This could be due to a number of reasons; the initial impact of Covid-19 and the time restrictions brought on by homeschooling, parents assuming your Open Days are now cancelled, or those that merely couldn’t make the last date you had in the diary pre-lockdown.

Reengaging with old leads via email remarketing is one of the simplest and most effective ways to boost leads for your now virtual open days.  Here are Digithrive for Schools' top tips to help you achieve new admissions through email remarketing. 

Email Remarketing: How to engage old leads

Utilise your Data (Cookies)

For email remarketing campaigns to be successful, you will need a browser cookie installed on your website. This cookie will monitor your site visitor’s experience and collect information on them. For instance, by using cookies you will be able to understand which Open Day your prospective parent was initially interested in attending, as well the factors they cared most about, whether it be your school’s academic achievements, school facilities or fees. This is all done by tracking the pages visited on your website. 

Automated Email Sequences 

Once you’ve collected this data, utilise it by segmenting your audiences into relevant categories, for instance academic year groups or day/boarding, then send them highly bespoke automated sequence email campaigns that provide answers to your prospective parents’ questions. As the sequence is automated, it creates multiple touch-points with the perspective parent and guides them down the sales funnel. Not only will this majorly increase your chances of conversion, it’s a relatively low cost digital marketing approach as it utilises the CMS you should already have in place.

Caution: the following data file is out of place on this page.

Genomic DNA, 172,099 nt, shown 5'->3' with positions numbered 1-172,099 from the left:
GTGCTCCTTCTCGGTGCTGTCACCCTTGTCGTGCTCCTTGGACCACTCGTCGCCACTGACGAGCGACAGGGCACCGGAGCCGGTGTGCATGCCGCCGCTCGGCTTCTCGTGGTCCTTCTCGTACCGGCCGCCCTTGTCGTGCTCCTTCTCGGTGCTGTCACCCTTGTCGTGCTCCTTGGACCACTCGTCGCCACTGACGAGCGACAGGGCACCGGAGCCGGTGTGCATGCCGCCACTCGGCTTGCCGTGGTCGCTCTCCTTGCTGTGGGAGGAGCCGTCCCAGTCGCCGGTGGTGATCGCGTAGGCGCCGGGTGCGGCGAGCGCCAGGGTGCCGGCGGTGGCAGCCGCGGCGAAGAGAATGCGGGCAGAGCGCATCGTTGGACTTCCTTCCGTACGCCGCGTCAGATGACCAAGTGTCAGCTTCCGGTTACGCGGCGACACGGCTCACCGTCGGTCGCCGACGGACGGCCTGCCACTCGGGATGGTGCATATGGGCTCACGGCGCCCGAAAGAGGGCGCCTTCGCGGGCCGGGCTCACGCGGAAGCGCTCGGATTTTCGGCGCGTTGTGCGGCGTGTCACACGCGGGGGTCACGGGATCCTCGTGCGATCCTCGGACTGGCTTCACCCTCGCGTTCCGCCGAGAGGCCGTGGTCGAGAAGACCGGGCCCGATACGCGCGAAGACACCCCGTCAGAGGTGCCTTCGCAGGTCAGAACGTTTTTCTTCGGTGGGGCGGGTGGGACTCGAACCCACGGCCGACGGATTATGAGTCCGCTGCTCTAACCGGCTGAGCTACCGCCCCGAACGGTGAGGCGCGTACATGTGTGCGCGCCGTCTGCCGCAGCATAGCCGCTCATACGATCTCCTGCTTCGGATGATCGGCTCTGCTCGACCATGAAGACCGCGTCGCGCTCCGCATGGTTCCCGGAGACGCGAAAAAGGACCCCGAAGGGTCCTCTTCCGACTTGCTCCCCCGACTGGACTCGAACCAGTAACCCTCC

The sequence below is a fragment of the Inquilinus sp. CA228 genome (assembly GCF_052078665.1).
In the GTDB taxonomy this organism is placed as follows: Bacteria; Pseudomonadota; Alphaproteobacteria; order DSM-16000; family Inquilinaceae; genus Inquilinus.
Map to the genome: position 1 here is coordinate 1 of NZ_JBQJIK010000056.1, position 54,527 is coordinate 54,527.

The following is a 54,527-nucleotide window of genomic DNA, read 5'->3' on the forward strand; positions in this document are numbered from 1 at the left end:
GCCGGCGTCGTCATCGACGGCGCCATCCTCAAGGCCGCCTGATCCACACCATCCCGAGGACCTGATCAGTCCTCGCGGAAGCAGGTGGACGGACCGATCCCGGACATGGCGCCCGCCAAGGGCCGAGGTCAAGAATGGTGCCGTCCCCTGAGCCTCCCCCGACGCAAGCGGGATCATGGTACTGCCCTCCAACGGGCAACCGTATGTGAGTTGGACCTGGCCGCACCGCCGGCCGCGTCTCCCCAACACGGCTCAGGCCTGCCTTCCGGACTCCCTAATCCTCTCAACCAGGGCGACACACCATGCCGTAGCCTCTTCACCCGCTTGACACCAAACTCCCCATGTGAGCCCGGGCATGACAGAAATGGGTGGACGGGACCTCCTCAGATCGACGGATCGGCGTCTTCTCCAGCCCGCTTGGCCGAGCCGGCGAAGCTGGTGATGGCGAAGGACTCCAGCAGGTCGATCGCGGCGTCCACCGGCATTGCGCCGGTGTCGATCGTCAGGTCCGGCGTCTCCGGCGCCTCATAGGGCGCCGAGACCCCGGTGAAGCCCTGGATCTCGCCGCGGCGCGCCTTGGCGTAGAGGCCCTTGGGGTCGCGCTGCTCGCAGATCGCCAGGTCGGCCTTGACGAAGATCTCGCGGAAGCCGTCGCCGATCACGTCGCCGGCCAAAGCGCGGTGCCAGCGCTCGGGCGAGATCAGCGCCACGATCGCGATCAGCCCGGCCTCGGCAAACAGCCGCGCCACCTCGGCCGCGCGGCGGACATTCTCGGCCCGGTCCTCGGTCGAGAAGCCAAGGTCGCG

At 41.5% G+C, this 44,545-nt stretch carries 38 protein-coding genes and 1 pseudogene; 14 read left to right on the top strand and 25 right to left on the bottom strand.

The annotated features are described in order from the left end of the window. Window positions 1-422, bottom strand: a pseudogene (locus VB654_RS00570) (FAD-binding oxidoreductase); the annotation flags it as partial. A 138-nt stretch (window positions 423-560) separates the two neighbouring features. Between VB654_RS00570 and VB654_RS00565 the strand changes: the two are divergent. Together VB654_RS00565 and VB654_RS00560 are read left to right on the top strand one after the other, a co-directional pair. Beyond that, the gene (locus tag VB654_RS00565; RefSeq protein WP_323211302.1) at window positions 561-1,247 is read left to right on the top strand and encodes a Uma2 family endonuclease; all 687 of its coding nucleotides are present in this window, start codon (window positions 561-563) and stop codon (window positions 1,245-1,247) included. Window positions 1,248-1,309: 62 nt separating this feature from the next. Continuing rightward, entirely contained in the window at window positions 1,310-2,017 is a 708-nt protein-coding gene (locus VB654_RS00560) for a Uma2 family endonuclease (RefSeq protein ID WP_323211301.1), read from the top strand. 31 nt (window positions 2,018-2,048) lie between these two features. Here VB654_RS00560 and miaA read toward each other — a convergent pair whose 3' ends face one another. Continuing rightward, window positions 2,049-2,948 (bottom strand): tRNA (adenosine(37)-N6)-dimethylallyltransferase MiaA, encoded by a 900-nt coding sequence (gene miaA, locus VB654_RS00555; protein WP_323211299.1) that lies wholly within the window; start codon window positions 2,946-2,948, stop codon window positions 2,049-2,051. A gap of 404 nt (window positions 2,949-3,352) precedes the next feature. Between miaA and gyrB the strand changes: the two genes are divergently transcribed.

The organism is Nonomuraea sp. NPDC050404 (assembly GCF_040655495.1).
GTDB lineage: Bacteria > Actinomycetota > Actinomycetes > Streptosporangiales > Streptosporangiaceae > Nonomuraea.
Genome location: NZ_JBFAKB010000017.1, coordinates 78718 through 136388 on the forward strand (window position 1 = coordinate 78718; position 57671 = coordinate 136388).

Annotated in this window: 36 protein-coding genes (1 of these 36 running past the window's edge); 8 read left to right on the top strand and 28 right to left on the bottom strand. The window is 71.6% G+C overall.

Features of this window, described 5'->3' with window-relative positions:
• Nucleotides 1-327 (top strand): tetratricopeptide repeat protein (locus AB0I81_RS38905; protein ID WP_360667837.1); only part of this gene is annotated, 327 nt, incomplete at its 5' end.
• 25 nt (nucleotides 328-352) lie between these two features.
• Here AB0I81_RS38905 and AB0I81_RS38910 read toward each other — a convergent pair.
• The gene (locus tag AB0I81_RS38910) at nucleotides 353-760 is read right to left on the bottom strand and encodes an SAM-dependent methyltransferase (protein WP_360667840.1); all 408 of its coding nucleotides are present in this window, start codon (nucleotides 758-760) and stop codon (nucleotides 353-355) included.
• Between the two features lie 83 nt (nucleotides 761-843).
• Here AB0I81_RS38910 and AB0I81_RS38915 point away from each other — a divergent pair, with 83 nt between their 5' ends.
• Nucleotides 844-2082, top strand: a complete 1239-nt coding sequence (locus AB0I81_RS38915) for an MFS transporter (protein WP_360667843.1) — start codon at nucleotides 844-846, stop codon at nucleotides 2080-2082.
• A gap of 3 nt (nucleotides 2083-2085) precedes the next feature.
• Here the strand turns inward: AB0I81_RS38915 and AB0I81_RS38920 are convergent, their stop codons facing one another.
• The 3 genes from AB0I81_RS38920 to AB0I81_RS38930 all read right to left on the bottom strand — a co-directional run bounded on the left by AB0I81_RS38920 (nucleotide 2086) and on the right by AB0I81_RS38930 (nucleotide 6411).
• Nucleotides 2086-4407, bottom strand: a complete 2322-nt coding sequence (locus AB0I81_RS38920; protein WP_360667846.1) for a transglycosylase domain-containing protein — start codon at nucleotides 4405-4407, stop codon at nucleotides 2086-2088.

We use Hubspot and highly recommend it for setting up sequential email marketing campaigns.

Remember, it's not only website visitors who haven’t made direct contact that you can add to email remarketing campaigns. What about those parents who have contacted you via telephone, contact forms or school events, but haven’t taken the next step? Or what about those who have previously signed up to an Open Day but were unable to attend?

For example, if someone doesn’t attend an Open Day, you can send them a ‘Sorry we missed you’ email with details of the next one. Then once they've signed up, you can send them a second email can be your prospectus and vital information about the school that parents need.

Less is more 

Within your email, keep the information relevant and concise. To help parents take the action you want them to, you need to be specific. If they were looking at an Open Day for Sixth Form, don't mention other year groups in your email, only the dates of the upcoming Virtual Open Day for Sixth Form.

Make sure you include a clear CTA button that takes them to a sign up form (landing page) . Keep this specific to the event and easy to fill in and easy to navigate. 

Give options